Skip to the good bits and have it done in 90 minutes. There are plenty of those – Bard is a good watch, and I enjoyed every scene with Alfrid in, despite his ridiculousness. The elves of course elevate the film and add grandeur and a sinister elegance. The giant elk mount of Thranduil is inspired. Despite the character’s relative wooden acting, his role is a clever narrative technique. Bilbo’s relationship with Gandalf is touching if almost incidental and the Hobbit hole at Bag End is of course as charming and perfect as ever. Bolg and Azog are great – the epitome of Jackson’s evil orc lords, and even Billy Connolly’s cameo as Dwarf-lord Dain worked despite my reservations.

Initially, I came out of the theatre with a 7 out of 10, but on reflection its down to a 6.

Shame really – I was expecting better things.

Nightingale Variations – A Kooky review

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Glapthorn Cow Pastures, Northamptonshire. A Place Of Remembered Beauty that I used to know well.

In the late 1970s and early 80s I would be among those birdwatchers climbing over the rusty wire fence into the woodland, creeping through the blackthorn and overgrown clearings to experience the atmosphere of an overlooked, wild and mysterious place.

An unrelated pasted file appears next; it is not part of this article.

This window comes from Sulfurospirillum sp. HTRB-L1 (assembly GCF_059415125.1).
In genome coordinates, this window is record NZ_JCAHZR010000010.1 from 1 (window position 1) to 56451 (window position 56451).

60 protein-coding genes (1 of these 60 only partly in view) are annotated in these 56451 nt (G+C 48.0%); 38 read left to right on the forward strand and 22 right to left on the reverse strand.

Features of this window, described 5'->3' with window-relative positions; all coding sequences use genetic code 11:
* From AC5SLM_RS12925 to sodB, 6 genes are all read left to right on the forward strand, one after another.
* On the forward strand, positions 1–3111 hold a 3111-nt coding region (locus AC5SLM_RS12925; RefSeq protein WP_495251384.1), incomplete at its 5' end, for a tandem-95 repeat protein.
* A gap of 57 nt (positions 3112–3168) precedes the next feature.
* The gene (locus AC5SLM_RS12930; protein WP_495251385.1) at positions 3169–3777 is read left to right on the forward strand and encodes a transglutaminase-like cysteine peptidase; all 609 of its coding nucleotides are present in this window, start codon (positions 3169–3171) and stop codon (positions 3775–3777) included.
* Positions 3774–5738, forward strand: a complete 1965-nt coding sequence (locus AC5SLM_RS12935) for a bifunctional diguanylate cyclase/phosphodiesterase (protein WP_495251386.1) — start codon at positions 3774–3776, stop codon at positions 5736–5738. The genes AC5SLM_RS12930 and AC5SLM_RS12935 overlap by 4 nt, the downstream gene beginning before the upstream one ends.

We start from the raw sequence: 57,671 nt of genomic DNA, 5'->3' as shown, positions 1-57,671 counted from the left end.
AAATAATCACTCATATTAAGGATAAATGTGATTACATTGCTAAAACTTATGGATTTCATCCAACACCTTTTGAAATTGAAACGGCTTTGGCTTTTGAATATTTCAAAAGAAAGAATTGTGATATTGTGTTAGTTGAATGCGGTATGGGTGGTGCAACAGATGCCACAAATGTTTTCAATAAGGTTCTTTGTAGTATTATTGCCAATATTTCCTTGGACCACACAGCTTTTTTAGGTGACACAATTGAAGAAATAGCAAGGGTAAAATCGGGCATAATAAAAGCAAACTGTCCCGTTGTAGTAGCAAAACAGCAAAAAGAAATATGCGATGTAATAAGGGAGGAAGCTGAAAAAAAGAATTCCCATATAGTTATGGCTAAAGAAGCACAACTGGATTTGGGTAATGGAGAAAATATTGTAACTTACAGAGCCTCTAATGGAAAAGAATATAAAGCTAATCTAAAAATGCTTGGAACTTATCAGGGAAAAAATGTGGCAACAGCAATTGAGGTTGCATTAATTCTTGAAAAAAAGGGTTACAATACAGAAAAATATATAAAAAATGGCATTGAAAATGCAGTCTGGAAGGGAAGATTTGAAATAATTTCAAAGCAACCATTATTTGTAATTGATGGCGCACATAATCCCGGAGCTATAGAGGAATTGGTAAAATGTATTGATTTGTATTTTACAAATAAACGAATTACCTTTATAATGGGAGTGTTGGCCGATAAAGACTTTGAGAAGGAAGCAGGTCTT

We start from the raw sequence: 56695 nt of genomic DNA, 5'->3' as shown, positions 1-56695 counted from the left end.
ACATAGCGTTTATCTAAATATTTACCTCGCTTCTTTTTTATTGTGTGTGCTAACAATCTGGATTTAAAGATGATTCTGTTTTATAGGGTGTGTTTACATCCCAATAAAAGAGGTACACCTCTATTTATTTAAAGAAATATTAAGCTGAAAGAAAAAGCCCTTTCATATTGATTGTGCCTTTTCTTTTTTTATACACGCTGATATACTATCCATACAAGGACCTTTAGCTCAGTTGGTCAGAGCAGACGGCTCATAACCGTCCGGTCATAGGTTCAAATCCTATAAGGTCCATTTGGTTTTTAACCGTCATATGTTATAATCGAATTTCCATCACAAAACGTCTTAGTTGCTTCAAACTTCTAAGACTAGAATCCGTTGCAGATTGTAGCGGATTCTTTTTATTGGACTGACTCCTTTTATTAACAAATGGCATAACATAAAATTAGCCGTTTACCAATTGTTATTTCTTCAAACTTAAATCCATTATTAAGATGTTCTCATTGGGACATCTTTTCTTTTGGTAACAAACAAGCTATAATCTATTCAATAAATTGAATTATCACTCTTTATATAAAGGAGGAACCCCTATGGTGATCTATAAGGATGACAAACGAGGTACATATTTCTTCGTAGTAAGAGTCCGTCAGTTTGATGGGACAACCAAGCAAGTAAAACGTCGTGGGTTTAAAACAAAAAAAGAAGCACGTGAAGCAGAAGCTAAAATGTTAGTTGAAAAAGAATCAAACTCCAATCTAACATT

It was home not only to Nightingales, but also the shy, rare and sibilant Golden Pheasants that have long since disappeared. Nightingales become mere sparrows when we got one of these magnificent woodland creatures in the open, unaware of our presence, which we concealed by lying in one of the many ditched and furrows that traversed the pasture. I have no doubt that there were elves and ghosts in there too, quietly watching us watching them.

But it was the Nightingales we returned for, several times every spring as April blossomed into May. Occasionally armed with tape recorders (ask your Dad…) which we would set up at the edge of thickets and play the bird song back to the hidden singers. And they would come, inquisitive, aggressive and territorial males – popping out of nowhere onto the deck to sing. And sing. And sing again.